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Discussion Starter · #1 ·
We've had a wave of copper thefts in my area. A month ago it was a couple, and
yesterday two women. I doubt they were stealing wire for EVs. Anyway, a fellow
EVer just had the copper wiring stolen off his battery pack! It was a truck with
the batteries exposed in the bed.



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Discussion Starter · #2 ·
Yeah, they definitely steal it to get the scrap price. It's a big problem
everywhere. Luckily some copper thieves are dumb enough to try to remove
copper from high voltage lines. This usually works to stop them from
continuing to steal copper. I have a vehicle that runs on 330v. That would
wake up a copper thief. But, I wonder what can be done to prevent or
discourage this theft? Maybe not much since ICE cars are stolen all of the
time and sent to chop shops.

David Dymaxion <[email protected]>wrote:

> We've had a wave of copper thefts in my area. A month ago it was a couple,
> and
> yesterday two women. I doubt they were stealing wire for EVs. Anyway, a
> fellow
> EVer just had the copper wiring stolen off his battery pack! It was a truck
> with
> the batteries exposed in the bed.
>
>
>
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Discussion Starter · #3 ·
I am using several intrusion alarm systems in my EV. The Link-10 E-meter
has a low battery alarm circuit that is connected to pin# 7 that can
operated any alarm system. It can even send the alarm signal by the RS-252
to a remote unit. If I forget to turn it off and remove a battery link, it
will make me jump back 10 feet

Then I have a commercial intrusion alarm system made by the same companies
that makes them for buildings. I have this system activating a siren or car
horn or pulsating bright lights and can also send to a remote unit.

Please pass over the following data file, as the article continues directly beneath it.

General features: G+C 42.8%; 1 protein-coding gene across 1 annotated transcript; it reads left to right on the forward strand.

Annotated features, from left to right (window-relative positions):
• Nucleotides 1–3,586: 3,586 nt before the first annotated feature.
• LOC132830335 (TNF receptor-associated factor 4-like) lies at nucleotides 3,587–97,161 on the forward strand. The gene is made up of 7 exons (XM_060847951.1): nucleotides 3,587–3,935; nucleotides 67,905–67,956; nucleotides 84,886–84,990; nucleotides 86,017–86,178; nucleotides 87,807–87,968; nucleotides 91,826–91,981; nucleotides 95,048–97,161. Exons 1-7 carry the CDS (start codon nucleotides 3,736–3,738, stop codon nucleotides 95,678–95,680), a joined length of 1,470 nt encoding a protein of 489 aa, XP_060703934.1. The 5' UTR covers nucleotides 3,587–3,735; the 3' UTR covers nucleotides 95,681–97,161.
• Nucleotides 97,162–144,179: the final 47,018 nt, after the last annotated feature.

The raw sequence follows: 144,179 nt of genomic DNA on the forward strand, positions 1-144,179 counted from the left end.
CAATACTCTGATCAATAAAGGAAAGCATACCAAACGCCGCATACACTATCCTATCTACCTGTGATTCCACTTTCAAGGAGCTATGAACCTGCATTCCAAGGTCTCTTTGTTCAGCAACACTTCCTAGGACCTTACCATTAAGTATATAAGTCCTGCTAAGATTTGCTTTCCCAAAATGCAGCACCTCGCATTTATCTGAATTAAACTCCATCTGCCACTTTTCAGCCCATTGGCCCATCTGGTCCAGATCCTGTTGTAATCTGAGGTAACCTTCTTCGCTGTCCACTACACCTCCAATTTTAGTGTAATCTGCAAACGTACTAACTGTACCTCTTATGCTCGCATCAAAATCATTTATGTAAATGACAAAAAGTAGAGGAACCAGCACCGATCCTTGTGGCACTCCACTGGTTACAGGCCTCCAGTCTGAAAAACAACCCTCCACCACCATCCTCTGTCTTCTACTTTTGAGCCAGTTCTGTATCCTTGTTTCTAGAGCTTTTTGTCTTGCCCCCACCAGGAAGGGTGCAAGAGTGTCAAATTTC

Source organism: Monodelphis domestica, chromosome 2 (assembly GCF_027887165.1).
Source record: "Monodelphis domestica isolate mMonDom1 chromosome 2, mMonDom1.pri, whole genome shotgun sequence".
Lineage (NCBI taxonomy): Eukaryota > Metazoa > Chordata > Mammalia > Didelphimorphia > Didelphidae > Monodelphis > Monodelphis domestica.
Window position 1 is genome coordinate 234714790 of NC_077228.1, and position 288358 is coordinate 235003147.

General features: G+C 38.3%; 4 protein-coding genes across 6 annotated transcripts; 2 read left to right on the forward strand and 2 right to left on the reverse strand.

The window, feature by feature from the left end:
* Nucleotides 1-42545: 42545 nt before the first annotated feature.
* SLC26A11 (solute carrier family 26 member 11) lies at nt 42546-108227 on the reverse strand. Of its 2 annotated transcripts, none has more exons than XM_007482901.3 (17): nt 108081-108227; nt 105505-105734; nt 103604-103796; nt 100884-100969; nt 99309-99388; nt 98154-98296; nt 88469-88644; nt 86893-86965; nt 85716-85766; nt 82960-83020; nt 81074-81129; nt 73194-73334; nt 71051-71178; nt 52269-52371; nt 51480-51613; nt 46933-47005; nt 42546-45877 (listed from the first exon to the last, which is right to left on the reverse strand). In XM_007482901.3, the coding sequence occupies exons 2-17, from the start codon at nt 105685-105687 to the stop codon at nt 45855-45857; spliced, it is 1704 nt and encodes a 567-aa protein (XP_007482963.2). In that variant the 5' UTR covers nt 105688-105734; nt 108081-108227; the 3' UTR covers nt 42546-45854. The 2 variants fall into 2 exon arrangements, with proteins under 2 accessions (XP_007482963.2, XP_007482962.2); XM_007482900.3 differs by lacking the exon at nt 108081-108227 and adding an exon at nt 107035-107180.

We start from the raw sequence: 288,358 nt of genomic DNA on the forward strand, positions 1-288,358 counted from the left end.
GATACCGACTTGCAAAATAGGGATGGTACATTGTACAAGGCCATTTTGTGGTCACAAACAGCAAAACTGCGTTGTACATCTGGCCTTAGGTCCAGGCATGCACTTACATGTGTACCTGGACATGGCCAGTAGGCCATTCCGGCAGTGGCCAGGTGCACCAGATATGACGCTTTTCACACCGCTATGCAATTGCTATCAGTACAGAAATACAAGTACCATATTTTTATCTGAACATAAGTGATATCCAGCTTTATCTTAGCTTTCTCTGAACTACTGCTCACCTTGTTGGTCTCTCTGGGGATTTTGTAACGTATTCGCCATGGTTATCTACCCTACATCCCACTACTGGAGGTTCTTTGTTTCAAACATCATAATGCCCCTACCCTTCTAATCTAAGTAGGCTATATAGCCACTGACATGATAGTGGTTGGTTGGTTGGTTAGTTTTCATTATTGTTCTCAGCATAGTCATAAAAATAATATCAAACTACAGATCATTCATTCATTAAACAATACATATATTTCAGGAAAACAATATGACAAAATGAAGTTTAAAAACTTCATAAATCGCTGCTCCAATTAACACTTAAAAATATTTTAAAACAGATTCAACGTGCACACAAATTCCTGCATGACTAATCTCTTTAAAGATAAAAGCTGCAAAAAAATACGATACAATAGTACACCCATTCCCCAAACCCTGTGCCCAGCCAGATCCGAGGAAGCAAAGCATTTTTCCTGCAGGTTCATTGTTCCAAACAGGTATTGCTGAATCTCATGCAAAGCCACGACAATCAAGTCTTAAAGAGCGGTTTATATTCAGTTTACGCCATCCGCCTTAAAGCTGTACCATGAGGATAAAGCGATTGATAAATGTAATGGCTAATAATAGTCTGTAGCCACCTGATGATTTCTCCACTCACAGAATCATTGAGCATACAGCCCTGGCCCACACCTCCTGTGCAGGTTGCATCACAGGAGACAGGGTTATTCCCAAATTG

Next, I built a 42 control switch on the console which includes all the
control switches plus backup switches to operated any circuit in the EV. Mix
in with these switches are the alarm switches. There is a certain sequence
of operation or the alarm will go off. This system is like a cypher alarm
system which I have built for high security areas.

Also you cannot open the hood and cut the battery cables because 12 volt
accessory circuits are double up. In this type of system, there are control
wires in the same jacket of the power wires. If you cut the wire, the alarm
will go off.

One time I was house setting for some people and this was the first time the
EV was setting outside. All the vehicles that was park on the street was
broken into, except mine. When you look in the passenger compartment there
are may blinking LED's going off and see a sensor unit that looks like a
eyeball looking at you, which scare them away. Some day, I am going to put
in a car video camera that can turn 360 degrees which can keep a eye on any
moving object or person.

There are many options for these types of alarms system. One that I do not
have hook up yet, is a transducer alarm unit, where if a person just touches
the vehicle, a voice will come up with any record message you want. If the
person is still touching or doing something funny, then it will bring up
more alarms systems.

Roland